The NHS owes a considerable debt to these doctors who have, in the past, travelled to the UK to receive medical training in this country; in many cases they have made this decision despite significant sacrifices to both their family lives and careers in their home country.

The new regulations mean doctors from outside the EEA can now be considered for jobs only if there are no appropriately qualified doctors within the EEA. The major problem is that this ruling was implemented with so little warning; many overseas doctors resident in the UK find they are unlikely to be able to complete the training programmes they have started, making their considerable sacrifices worthless.

The NHS owes a great deal to the many international medical graduates who have travelled to work in this country; these new regulations show them little respect.



Doomsday scenario

Sir: Having recently read about George Lakoff's idea of "cognitive activism" - that debate can be framed and influenced through using particular phraseology - can I suggest that everyone who opposes present US plans regarding the use of force against Iran uses the expression "Operation Armaggedon", so we can keep the possible consequences in mind?



In praise of feng shui

Sir: Thomas Sutcliffe (Opinion, 20 February) provides a nice vignette of the multicultural predicament. On the one hand, he claims illegal immigrants know far better how much life can cost while, on the other, he belittles the Chinese philosophy of feng shui. I couldn't possibly proclaim on the cost of life but, from my time in San Francisco, I know that feng shui already contributes to the formation of public space in California. Indeed, I look forward to the time when feng shui determines the sightings of trees, tables and public toilets in this country.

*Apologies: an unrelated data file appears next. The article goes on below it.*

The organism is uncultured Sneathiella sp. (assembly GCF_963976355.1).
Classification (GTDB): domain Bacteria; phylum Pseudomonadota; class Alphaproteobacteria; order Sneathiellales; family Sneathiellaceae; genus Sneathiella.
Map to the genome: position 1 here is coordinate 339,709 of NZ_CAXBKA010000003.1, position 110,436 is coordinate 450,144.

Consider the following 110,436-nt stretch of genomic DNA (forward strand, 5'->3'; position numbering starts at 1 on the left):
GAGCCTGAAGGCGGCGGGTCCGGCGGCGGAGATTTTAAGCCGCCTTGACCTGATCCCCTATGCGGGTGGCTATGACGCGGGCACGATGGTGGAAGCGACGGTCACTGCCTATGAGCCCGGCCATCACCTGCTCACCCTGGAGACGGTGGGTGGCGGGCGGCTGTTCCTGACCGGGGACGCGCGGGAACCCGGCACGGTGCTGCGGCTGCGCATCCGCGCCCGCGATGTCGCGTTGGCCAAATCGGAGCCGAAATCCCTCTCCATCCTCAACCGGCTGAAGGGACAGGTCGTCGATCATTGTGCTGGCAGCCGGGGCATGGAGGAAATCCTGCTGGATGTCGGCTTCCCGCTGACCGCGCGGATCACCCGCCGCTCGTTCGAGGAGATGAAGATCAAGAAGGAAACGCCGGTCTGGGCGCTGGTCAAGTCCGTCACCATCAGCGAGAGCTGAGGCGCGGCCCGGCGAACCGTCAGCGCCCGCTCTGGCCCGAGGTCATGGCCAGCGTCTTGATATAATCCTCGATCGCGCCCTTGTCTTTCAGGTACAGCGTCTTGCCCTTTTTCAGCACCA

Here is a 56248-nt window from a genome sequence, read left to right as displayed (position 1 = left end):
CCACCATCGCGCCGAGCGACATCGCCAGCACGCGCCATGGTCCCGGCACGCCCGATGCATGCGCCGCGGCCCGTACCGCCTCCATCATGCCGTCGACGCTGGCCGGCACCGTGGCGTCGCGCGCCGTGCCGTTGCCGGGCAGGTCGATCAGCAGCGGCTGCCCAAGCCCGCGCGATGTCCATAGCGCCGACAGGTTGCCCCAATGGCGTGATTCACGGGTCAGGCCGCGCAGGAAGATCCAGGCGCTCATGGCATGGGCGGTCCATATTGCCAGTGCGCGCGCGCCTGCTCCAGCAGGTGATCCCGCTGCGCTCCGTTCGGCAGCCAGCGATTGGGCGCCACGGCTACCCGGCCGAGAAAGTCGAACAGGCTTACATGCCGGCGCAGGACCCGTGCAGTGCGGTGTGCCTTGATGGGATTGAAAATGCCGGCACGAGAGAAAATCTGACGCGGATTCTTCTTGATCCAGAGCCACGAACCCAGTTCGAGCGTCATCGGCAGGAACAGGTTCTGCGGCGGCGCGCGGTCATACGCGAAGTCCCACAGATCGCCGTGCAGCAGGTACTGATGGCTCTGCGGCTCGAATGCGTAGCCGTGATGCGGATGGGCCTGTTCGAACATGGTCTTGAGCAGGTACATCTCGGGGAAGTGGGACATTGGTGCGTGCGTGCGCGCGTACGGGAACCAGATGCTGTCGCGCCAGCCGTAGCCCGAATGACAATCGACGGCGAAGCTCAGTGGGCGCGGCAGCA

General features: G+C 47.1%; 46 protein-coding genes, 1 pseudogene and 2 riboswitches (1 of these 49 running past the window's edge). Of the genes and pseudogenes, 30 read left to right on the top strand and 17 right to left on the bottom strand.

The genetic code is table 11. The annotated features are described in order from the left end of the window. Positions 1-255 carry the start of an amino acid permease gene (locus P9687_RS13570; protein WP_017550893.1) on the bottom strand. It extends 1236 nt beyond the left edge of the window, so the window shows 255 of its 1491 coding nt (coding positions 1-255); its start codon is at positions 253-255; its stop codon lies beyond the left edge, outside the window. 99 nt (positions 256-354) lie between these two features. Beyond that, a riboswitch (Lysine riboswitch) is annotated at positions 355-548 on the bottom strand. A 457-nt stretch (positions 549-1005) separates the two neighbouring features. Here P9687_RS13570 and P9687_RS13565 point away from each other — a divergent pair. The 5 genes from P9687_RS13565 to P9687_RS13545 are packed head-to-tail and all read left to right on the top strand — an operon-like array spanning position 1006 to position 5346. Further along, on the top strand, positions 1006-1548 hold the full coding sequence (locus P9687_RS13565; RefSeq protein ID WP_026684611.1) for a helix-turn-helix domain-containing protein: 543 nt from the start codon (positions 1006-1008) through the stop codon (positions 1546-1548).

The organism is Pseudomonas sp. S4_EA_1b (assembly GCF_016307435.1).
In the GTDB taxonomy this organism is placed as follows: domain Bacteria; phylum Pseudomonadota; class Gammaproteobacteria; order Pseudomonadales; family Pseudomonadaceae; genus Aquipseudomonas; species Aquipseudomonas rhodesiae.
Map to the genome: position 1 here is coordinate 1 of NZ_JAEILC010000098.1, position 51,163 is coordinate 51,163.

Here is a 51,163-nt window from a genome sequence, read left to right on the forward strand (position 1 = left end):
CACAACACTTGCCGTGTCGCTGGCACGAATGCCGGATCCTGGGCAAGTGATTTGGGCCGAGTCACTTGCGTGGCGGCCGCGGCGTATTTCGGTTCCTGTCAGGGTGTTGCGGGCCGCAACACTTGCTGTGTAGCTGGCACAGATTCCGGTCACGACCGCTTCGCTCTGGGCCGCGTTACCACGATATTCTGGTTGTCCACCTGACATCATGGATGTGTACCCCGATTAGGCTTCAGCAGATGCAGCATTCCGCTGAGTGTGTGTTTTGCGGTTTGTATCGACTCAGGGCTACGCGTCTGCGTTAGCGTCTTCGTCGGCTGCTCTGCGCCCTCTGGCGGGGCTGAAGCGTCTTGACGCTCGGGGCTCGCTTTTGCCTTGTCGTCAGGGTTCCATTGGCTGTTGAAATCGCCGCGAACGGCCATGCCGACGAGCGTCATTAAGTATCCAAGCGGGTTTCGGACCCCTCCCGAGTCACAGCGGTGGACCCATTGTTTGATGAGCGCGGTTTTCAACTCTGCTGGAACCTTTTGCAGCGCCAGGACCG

Burnt offering

Sir: Miles Kington's "Literary labelling" piece (20 February) reminded me of my time as a very junior hospital doctor in the 1950s. One of our very few perks was the small fee for being a medical signatory on the special certificate required if a deceased patient was to be cremated. It was paid in guineas and the custom was that one kept the pounds and the shillings went to the mortuary staff. Our term for this modest supplement to our meagre income was, I am afraid, "the ashcash".



Police state warning

Sir: While defending the compulsory fingerprinting of the entire UK, and the right of the police to search the resulting database, Joan Ryan, the Home Office minister responsible for the identity card scheme, said: "Surely no one would suggest we should put obstacles in the way of police investigating crime and bringing offenders to justice?" In the face of such comments, it's no wonder people are starting to believe we live in a police state.



Sir: After the Government's announcement of yet another benefit of ID cards in securing convictions for a backlog of 900,000 unsolved crimes, are estimates for the cost of the scheme inclusive of the extra prison places required?



Fond memory

Sir: I was delighted and touched to read Pieter van der Merwe's fond memory of correspondence with my father, Esme Gordon, at the Royal Scottish Academy (letter, 19 February). The miracle to me is that he could read his handwriting at all. None of the family could. My father was furious one year when my brother Giles and I suggested we give him a typewriter for Christmas.